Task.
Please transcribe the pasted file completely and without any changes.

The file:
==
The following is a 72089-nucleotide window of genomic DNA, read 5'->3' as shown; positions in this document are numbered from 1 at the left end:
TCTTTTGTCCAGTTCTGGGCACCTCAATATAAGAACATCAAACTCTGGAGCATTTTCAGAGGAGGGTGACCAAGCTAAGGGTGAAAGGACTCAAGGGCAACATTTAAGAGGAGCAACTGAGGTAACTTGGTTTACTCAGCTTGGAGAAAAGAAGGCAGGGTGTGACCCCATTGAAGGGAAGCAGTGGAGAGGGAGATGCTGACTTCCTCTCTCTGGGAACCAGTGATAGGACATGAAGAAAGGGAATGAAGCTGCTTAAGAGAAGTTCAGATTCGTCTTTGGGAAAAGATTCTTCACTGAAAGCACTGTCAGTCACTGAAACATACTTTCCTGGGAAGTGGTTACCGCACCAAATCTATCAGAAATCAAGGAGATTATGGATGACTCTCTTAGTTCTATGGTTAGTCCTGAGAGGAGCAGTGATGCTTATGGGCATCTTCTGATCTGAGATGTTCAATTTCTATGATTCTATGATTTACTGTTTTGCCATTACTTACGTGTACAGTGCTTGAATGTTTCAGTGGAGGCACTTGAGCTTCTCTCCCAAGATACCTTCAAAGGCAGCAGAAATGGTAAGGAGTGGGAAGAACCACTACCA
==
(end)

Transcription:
The following is a 72089-nucleotide window of genomic DNA, read 5'->3' as shown; positions in this document are numbered from 1 at the left end:
TCTTTTGTCCAGTTCTGGGCACCTCAATATAAGAACATCAAACTCTGGAGCATTTTCAGAGGAGGGTGACCAAGCTAAGGGTGAAAGGACTCAAGGGCAACATTTAAGAGGAGCAACTGAGGTAACTTGGTTTACTCAGCTTGGAGAAAAGAAGGCAGGGTGTGACCCCATTGAAGGGAAGCAGTGGAGAGGGAGATGCTGACTTCCTCTCTCTGGGAACCAGTGATAGGACATGAAGAAAGGGAATGAAGCTGCTTAAGAGAAGTTCAGATTCGTCTTTGGGAAAAGATTCTTCACTGAAAGCACTGTCAGTCACTGAAACATACTTTCCTGGGAAGTGGTTACCGCACCAAATCTATCAGAAATCAAGGAGATTATGGATGACTCTCTTAGTTCTATGGTTAGTCCTGAGAGGAGCAGTGATGCTTATGGGCATCTTCTGATCTGAGATGTTCAATTTCTATGATTCTATGATTTACTGTTTTGCCATTACTTACGTGTACAGTGCTTGAATGTTTCAGTGGAGGCACTTGAGCTTCTCTCCCAAGATACCTTCAAAGGCAGCAGAAATGGTAAGGAGTGGGAAGAACCACTACCA